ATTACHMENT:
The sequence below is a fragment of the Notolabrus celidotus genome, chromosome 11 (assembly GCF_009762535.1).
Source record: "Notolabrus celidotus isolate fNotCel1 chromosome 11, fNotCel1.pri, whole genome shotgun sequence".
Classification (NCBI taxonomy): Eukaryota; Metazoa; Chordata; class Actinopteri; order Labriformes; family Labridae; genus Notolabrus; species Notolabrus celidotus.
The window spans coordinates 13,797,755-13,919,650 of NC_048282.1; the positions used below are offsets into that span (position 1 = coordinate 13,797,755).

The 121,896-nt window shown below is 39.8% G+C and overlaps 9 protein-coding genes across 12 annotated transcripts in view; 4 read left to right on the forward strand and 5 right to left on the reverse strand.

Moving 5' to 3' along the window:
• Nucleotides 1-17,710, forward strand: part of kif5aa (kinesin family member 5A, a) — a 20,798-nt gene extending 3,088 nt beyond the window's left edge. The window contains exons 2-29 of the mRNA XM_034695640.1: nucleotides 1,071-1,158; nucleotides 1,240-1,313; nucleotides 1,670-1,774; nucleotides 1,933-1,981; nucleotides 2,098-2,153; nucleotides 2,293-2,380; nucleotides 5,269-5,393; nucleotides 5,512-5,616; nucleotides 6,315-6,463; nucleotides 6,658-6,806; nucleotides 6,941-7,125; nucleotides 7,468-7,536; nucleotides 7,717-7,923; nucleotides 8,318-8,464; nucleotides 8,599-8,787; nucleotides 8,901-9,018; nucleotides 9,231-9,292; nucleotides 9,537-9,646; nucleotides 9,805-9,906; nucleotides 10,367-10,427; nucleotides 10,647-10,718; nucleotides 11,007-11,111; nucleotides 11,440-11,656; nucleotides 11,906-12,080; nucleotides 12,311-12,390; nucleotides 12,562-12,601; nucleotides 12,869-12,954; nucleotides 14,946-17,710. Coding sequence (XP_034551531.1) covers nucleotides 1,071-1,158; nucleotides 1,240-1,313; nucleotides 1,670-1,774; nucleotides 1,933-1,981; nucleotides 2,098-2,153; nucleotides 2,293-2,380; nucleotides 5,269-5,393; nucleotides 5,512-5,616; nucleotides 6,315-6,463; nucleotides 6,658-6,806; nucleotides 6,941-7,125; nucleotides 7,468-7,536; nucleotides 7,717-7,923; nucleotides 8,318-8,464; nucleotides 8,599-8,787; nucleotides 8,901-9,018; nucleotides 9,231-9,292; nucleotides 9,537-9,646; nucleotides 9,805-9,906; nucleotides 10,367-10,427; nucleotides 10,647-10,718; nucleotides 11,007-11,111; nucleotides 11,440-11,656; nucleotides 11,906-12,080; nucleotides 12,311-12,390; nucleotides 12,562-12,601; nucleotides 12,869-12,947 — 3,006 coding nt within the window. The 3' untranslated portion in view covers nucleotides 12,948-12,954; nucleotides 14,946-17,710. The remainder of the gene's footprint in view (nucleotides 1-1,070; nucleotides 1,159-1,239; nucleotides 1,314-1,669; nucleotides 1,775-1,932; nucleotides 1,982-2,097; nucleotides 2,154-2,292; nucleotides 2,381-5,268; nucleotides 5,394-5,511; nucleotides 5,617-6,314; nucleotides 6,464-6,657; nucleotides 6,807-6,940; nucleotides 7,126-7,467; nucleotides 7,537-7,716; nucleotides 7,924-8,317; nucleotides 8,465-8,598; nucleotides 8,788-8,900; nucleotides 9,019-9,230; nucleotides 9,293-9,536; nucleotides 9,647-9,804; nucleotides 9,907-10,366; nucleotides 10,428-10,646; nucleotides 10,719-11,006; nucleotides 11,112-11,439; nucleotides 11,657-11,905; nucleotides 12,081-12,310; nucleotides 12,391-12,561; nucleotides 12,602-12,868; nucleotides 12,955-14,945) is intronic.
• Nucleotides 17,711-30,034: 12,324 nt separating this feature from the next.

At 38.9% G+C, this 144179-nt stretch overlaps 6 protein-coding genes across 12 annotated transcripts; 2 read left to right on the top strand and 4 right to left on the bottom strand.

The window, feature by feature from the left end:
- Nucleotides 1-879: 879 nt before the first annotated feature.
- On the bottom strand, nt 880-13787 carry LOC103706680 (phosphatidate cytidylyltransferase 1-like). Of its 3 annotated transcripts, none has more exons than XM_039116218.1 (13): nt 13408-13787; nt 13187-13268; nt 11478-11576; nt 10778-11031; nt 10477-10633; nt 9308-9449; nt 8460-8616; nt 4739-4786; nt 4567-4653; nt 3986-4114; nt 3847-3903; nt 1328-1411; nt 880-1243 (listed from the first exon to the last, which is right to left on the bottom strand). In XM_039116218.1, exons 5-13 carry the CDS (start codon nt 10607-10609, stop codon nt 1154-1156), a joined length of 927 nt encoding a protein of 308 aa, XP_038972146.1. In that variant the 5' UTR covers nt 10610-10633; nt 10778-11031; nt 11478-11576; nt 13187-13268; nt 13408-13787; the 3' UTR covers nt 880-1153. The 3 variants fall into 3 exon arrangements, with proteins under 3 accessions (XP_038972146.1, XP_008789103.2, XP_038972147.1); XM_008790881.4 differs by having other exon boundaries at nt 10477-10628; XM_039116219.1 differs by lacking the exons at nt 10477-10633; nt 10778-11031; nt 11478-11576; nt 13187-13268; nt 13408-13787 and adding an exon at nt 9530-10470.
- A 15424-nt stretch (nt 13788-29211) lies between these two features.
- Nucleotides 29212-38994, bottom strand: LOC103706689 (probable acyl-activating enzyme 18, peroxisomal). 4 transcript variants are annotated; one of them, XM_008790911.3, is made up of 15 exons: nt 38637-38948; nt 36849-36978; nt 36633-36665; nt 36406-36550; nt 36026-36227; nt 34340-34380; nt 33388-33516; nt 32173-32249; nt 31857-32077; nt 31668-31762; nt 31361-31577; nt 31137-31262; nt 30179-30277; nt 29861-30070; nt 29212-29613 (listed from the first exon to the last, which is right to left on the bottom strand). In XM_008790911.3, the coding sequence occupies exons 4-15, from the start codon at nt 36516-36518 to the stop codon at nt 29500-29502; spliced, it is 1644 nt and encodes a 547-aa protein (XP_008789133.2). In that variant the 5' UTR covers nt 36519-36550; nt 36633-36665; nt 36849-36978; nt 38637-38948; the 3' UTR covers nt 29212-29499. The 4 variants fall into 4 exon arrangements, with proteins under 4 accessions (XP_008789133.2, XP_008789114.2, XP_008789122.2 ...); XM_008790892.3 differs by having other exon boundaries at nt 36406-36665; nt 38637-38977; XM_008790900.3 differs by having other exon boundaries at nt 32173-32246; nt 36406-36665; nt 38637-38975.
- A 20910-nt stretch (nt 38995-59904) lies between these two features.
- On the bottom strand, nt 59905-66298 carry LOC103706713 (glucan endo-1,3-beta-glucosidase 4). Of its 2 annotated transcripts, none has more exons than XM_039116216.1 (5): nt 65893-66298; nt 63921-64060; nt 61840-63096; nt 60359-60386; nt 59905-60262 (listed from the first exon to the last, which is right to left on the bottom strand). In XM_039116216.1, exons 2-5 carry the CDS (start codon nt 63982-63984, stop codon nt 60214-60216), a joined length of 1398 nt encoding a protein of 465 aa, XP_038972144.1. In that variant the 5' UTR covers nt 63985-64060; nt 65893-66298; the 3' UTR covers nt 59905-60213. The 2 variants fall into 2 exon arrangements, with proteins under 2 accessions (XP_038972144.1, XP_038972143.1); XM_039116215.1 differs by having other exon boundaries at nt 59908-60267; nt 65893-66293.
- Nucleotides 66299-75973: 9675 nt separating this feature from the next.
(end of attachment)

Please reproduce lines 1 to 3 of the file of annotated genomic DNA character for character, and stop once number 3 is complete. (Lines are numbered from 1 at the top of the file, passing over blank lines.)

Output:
The sequence below is a fragment of the Notolabrus celidotus genome, chromosome 11 (assembly GCF_009762535.1).
Source record: "Notolabrus celidotus isolate fNotCel1 chromosome 11, fNotCel1.pri, whole genome shotgun sequence".
Classification (NCBI taxonomy): Eukaryota; Metazoa; Chordata; class Actinopteri; order Labriformes; family Labridae; genus Notolabrus; species Notolabrus celidotus.